The Use of Cryotherapy for Treatment of Barrett Esophagus

John Dumot, DO

The Use of Cryotherapy for Treatment of Barrett Esophagus

John Dumot, DO, Chief of Staff, University Hospitals Ahuja Medical Center, Division Chief, Gastroenterology, University Hospitals Ahuja Medical Center, Beachwood, Ohio, Professor of Medicine, Case Western Reserve University School of Medicine, Cleveland, Ohio 

G&H  What are the most important risk factors for Barrett esophagus? 

JD  Heartburn and regurgitation are the key risk factors when assessing patients for Barrett esophagus from a symptomatic approach. Other features of the typical patient with Barrett esophagus include being male, having a high waist-to-hip ratio, and, possibly, having a family member with Barrett esophagus.

G&H  Do all patients with Barrett esophagus have gastroesophageal reflux disease and vice versa? 

JD  All patients with Barrett esophagus have gastroesophageal reflux disease (GERD), but not all patients with GERD or even erosive esophagitis have Barrett esophagus. It is unclear why some patients with GERD are predisposed to Barrett esophagus and others are not. Based on limited familial studies, it is likely that this condition occurs on a genetic basis. Barrett esophagus seems to be a natural or adaptive response to acid and bile exposure in some patients.

G&H  Does early treatment of GERD prevent the development of Barrett esophagus? 

JD  I am unaware of any data that show that early treatment of GERD prevents Barrett esophagus. Proton pump inhibitor treatment has been shown to heal LA class C or D erosive esophagitis with Barrett esophagus found in 1 out of 10 patients on follow-up endoscopy. With that in mind, if clinicians were going to intervene early to prevent Barrett esophagus in patients with GERD, they would have to start treatment before the development of erosions and reflux damage, which we know can occur very early in life because Barrett esophagus has been reported in pediatric populations with GERD. Most experts believe that once Barrett esophagus is well established, regression with medical therapy alone is highly unlikely. There are cases of ultra-short segments of Barrett esophagus regressing over time with biopsy surveillance. This is probably because the biopsies themselves tend to affect the Barrett mucosa with neosquamous epithelium healing in an acid-suppressed environment.

G&H  What are the current treatment options for Barrett esophagus? 

JD  The current treatment options for Barrett esophagus include continued surveillance, endoscopic resection or ablation, and surgery (esophagectomy). Within endoscopic resection, there are 2 treatment options: mucosal resection or endoscopic submucosal dissection for removal of lesions en bloc. Endoscopic resection is frequently performed in conjunction with radiofrequency ablation and cryotherapy with liquid nitrogen or carbon dioxide. For limited surface areas, argon plasma coagulation and bipolar probes are a less expensive alternative, although they may have higher recurrence rates. The choice of treatment for Barrett esophagus is based entirely on the stage of the Barrett pathology and key features of the patient’s esophagus. All of these techniques are complementary.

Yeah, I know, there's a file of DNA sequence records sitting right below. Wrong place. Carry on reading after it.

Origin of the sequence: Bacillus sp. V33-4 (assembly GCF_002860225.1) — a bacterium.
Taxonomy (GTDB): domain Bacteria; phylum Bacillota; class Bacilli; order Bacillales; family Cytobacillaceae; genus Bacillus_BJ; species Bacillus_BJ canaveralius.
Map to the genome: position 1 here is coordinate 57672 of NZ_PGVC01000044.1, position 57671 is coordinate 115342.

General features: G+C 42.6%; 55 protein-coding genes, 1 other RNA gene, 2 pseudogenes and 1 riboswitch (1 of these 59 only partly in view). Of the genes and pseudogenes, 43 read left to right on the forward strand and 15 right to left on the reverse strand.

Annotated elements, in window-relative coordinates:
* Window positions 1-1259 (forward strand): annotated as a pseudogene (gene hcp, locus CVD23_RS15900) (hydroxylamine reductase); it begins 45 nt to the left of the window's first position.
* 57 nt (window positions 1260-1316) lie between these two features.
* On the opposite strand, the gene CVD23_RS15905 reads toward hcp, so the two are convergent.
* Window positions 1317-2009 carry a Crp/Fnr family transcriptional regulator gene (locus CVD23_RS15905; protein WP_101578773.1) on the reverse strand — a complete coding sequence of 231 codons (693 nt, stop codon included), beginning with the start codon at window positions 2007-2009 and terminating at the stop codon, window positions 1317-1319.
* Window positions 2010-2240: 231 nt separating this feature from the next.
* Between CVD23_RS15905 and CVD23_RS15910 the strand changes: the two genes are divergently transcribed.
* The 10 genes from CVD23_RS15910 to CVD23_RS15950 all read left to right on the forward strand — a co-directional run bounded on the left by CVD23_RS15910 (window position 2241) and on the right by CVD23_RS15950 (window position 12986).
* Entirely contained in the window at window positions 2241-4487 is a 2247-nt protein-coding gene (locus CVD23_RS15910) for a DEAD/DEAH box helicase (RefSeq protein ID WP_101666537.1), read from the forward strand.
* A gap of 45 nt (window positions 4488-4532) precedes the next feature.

G&H  How is cryotherapy performed? 

JD  In patients with Barrett esophagus, cryotherapy is most commonly performed with liquid nitrogen, which is delivered to the mucosal surface at -176º C to freeze the tissue, fracturing cell membranes and denaturing proteins. The treatment effect is minimal at first, with the development of a cherry red appearance and slight ooze of blood in the tissue compared with the tissue’s normal salmon pink appearance. Within days, the tissue sloughs off and potentially heals with neosquamous epithelium in an acid-suppressed state. Patients undergo a follow-up examination in 2 to 3 months, at which time retreatment is performed for any residual areas of Barrett esophagus. Usually, 1 to 5 treatment sessions are needed, depending on the length of the Barrett esophagus and the response to treatment. I know of several patients who have undergone 10 or more treatments over a long period of time for persistent long-segment Barrett esophagus.

As mentioned above, cryotherapy is frequently used in combination with other therapies. Patients with nodular high-grade dysplasia are usually treated with endoscopic resection followed by ablation therapy of the remaining flat areas of Barrett esophagus. Failure to remove the nodular areas with endoscopic resection limits the effectiveness of other ablation modalities that require flat target lesions. Cryotherapy is uniquely suited for ablation of residual areas that remain irregular due to nodular tissue or scarring from prior resections. Cryotherapy also is useful for residual dysplasia and neoplasia after definitive chemoradiotherapy.

G&H  How effective is cryotherapy for the treatment of Barrett esophagus?

JD  The effectiveness of cryotherapy appears to be approximately 80% for eradication of high-grade dysplasia, 75% for eradication of all dysplasia, and 50% for eradication of all intestinal metaplasia. However, long-term data are lacking, and much of what is currently known comes from multicenter registry studies with both retrospective and prospective data.

G&H  Does the grade of dysplasia or the length of Barrett esophagus have an impact on the effectiveness of cryotherapy?

JD  Both the length and degree of dysplasia or neoplasia appear to have an influence on the effectiveness of cryotherapy. Other challenging factors include the presence of large hiatal hernias, which result in ongoing acid and bile exposure to the esophageal lumen. These patients often have a dilated esophageal lumen and very poor motility with little clearance of refluxed gastric juice.

G&H  Who is the ideal candidate for cryotherapy?